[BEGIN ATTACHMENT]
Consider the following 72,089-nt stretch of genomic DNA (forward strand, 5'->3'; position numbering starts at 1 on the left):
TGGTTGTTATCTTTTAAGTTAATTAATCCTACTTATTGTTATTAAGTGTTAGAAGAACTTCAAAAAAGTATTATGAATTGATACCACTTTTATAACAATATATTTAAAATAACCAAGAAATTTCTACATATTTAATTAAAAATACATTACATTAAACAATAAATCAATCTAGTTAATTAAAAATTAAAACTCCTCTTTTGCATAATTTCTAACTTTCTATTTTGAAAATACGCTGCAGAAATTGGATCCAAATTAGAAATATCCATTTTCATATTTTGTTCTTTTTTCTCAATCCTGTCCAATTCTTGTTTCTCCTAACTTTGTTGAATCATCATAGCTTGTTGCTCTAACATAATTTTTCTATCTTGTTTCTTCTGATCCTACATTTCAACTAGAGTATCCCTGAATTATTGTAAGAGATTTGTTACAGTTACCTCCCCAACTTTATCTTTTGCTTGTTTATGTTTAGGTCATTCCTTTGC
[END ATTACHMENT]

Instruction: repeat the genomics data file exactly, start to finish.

Consider the following 72,089-nt stretch of genomic DNA (forward strand, 5'->3'; position numbering starts at 1 on the left):
TGGTTGTTATCTTTTAAGTTAATTAATCCTACTTATTGTTATTAAGTGTTAGAAGAACTTCAAAAAAGTATTATGAATTGATACCACTTTTATAACAATATATTTAAAATAACCAAGAAATTTCTACATATTTAATTAAAAATACATTACATTAAACAATAAATCAATCTAGTTAATTAAAAATTAAAACTCCTCTTTTGCATAATTTCTAACTTTCTATTTTGAAAATACGCTGCAGAAATTGGATCCAAATTAGAAATATCCATTTTCATATTTTGTTCTTTTTTCTCAATCCTGTCCAATTCTTGTTTCTCCTAACTTTGTTGAATCATCATAGCTTGTTGCTCTAACATAATTTTTCTATCTTGTTTCTTCTGATCCTACATTTCAACTAGAGTATCCCTGAATTATTGTAAGAGATTTGTTACAGTTACCTCCCCAACTTTATCTTTTGCTTGTTTATGTTTAGGTCATTCCTTTGC